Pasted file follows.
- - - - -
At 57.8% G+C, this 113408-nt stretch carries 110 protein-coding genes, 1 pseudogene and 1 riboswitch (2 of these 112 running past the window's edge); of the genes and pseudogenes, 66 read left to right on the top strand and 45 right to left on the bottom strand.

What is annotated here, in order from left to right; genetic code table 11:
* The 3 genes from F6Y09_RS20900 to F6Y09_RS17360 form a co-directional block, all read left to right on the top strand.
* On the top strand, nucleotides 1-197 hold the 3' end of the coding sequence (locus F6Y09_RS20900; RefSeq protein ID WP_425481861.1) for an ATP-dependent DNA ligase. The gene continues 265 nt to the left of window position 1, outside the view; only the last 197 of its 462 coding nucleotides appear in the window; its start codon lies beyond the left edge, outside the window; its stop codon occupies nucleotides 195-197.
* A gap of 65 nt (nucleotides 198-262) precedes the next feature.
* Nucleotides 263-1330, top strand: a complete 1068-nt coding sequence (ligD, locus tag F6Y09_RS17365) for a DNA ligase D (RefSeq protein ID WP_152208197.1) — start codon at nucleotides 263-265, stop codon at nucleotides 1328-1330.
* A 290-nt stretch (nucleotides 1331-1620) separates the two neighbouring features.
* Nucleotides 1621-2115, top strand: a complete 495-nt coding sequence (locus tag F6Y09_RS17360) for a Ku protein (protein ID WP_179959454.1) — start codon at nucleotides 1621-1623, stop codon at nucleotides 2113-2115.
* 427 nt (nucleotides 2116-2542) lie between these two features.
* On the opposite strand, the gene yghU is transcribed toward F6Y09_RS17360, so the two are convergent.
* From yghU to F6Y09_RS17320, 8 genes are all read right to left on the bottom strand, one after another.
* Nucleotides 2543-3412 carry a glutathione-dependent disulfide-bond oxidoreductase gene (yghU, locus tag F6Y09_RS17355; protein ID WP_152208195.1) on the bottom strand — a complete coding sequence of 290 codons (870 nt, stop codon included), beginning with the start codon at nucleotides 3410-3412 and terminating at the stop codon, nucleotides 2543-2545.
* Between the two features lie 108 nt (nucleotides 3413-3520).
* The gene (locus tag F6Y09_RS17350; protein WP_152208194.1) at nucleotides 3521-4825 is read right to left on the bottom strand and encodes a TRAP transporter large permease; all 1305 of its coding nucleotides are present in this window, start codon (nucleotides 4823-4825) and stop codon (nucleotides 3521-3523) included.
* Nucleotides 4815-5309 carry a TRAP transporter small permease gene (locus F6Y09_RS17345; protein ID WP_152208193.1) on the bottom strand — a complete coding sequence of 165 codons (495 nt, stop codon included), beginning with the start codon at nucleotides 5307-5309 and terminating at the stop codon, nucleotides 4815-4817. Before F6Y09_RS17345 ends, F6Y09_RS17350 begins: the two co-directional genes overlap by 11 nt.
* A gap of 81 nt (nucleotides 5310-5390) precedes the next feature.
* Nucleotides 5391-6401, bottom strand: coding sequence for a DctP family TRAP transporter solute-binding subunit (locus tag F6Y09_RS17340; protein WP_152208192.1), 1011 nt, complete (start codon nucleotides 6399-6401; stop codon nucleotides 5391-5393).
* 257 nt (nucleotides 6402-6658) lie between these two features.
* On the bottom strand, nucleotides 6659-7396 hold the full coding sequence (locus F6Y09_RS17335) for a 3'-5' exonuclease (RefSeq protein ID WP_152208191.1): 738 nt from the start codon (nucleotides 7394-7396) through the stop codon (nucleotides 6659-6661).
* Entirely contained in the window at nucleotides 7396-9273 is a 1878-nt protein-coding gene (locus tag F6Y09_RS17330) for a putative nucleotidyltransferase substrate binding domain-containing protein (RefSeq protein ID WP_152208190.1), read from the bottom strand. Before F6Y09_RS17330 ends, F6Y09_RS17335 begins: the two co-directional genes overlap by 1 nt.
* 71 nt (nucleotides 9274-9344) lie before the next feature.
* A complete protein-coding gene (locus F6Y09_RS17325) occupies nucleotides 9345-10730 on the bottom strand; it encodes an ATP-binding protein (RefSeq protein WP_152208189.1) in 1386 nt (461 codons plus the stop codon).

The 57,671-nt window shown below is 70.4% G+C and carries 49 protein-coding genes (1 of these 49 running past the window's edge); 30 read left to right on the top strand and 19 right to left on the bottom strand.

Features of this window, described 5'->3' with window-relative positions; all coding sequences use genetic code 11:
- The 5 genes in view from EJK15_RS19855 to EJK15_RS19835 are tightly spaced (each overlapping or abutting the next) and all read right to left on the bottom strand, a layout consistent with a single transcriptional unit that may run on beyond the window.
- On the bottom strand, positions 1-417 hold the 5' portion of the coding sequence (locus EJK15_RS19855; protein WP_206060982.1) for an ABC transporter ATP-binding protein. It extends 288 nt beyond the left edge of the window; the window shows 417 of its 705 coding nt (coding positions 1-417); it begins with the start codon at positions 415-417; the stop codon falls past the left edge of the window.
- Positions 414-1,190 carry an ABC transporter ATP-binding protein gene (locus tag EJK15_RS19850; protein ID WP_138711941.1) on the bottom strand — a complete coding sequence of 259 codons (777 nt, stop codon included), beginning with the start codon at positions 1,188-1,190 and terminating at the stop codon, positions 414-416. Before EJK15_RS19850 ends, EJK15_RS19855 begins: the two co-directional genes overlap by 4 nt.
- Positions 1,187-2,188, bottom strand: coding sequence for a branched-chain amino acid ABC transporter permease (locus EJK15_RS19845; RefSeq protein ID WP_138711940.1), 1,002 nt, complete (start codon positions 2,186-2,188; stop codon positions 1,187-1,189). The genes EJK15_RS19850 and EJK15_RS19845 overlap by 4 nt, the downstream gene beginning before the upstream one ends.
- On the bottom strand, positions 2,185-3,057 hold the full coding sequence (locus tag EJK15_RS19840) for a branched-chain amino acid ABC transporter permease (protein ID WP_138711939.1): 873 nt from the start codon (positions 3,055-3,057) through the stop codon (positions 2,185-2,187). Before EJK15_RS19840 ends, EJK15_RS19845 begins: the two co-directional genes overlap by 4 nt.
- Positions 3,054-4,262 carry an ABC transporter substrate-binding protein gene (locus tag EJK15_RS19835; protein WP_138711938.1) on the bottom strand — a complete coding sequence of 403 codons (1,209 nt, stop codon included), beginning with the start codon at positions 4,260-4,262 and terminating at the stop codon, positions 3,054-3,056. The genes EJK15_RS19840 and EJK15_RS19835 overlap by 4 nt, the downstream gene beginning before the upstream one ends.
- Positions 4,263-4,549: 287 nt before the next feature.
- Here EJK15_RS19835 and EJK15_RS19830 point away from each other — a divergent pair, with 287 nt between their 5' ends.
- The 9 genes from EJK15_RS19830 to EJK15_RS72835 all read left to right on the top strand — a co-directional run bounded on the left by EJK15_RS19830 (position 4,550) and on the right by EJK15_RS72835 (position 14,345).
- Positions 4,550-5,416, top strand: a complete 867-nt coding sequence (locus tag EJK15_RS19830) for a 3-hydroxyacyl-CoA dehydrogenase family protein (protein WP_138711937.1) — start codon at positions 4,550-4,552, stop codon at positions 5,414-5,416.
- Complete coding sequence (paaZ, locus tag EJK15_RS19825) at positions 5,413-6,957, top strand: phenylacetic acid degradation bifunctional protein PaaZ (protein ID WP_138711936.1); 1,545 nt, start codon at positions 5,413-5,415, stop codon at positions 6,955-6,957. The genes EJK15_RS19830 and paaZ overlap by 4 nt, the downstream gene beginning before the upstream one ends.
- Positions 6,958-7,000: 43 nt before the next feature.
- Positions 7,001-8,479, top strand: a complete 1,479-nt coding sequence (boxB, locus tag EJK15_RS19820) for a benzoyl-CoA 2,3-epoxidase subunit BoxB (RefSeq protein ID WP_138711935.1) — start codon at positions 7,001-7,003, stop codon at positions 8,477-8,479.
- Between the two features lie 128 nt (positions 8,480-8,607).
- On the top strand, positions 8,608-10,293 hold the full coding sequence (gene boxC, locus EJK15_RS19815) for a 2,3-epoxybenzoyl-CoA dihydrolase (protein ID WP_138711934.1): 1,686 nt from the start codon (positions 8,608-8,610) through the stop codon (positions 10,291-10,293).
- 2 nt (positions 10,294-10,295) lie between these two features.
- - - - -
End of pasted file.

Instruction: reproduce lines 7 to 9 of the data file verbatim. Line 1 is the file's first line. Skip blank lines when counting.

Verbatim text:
* A 290-nt stretch (nucleotides 1331-1620) separates the two neighbouring features.
* Nucleotides 1621-2115, top strand: a complete 495-nt coding sequence (locus tag F6Y09_RS17360) for a Ku protein (protein ID WP_179959454.1) — start codon at nucleotides 1621-1623, stop codon at nucleotides 2113-2115.
* 427 nt (nucleotides 2116-2542) lie between these two features.